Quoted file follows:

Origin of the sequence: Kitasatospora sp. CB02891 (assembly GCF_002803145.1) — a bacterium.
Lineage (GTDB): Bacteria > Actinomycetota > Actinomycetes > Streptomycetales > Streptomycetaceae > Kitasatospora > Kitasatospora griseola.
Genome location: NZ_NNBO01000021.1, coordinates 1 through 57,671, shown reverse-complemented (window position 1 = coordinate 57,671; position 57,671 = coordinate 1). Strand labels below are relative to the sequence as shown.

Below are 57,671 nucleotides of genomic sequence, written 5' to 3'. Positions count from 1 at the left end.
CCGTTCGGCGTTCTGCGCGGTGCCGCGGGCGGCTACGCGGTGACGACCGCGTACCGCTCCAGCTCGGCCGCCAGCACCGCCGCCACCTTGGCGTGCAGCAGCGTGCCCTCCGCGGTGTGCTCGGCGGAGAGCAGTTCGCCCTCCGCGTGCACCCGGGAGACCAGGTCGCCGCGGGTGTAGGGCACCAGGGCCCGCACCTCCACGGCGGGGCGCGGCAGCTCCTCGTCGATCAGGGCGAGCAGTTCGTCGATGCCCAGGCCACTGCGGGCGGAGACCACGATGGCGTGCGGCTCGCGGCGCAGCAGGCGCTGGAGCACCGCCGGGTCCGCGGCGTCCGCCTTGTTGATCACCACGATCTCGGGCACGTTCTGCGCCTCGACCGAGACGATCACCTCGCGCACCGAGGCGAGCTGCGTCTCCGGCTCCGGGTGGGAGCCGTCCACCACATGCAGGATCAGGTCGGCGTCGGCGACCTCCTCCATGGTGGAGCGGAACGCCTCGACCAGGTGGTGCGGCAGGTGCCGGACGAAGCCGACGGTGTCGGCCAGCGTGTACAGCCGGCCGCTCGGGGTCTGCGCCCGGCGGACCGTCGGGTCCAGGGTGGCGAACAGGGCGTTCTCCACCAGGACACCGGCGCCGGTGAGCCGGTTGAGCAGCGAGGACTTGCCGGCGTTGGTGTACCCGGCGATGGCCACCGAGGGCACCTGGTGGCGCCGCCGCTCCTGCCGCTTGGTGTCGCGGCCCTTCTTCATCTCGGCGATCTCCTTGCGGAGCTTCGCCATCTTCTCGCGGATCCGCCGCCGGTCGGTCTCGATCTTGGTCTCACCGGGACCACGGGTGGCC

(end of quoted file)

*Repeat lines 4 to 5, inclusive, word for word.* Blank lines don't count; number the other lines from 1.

Below are 57,671 nucleotides of genomic sequence, written 5' to 3'. Positions count from 1 at the left end.
CCGTTCGGCGTTCTGCGCGGTGCCGCGGGCGGCTACGCGGTGACGACCGCGTACCGCTCCAGCTCGGCCGCCAGCACCGCCGCCACCTTGGCGTGCAGCAGCGTGCCCTCCGCGGTGTGCTCGGCGGAGAGCAGTTCGCCCTCCGCGTGCACCCGGGAGACCAGGTCGCCGCGGGTGTAGGGCACCAGGGCCCGCACCTCCACGGCGGGGCGCGGCAGCTCCTCGTCGATCAGGGCGAGCAGTTCGTCGATGCCCAGGCCACTGCGGGCGGAGACCACGATGGCGTGCGGCTCGCGGCGCAGCAGGCGCTGGAGCACCGCCGGGTCCGCGGCGTCCGCCTTGTTGATCACCACGATCTCGGGCACGTTCTGCGCCTCGACCGAGACGATCACCTCGCGCACCGAGGCGAGCTGCGTCTCCGGCTCCGGGTGGGAGCCGTCCACCACATGCAGGATCAGGTCGGCGTCGGCGACCTCCTCCATGGTGGAGCGGAACGCCTCGACCAGGTGGTGCGGCAGGTGCCGGACGAAGCCGACGGTGTCGGCCAGCGTGTACAGCCGGCCGCTCGGGGTCTGCGCCCGGCGGACCGTCGGGTCCAGGGTGGCGAACAGGGCGTTCTCCACCAGGACACCGGCGCCGGTGAGCCGGTTGAGCAGCGAGGACTTGCCGGCGTTGGTGTACCCGGCGATGGCCACCGAGGGCACCTGGTGGCGCCGCCGCTCCTGCCGCTTGGTGTCGCGGCCCTTCTTCATCTCGGCGATCTCCTTGCGGAGCTTCGCCATCTTCTCGCGGATCCGCCGCCGGTCGGTCTCGATCTTGGTCTCACCGGGACCACGGGTGGCC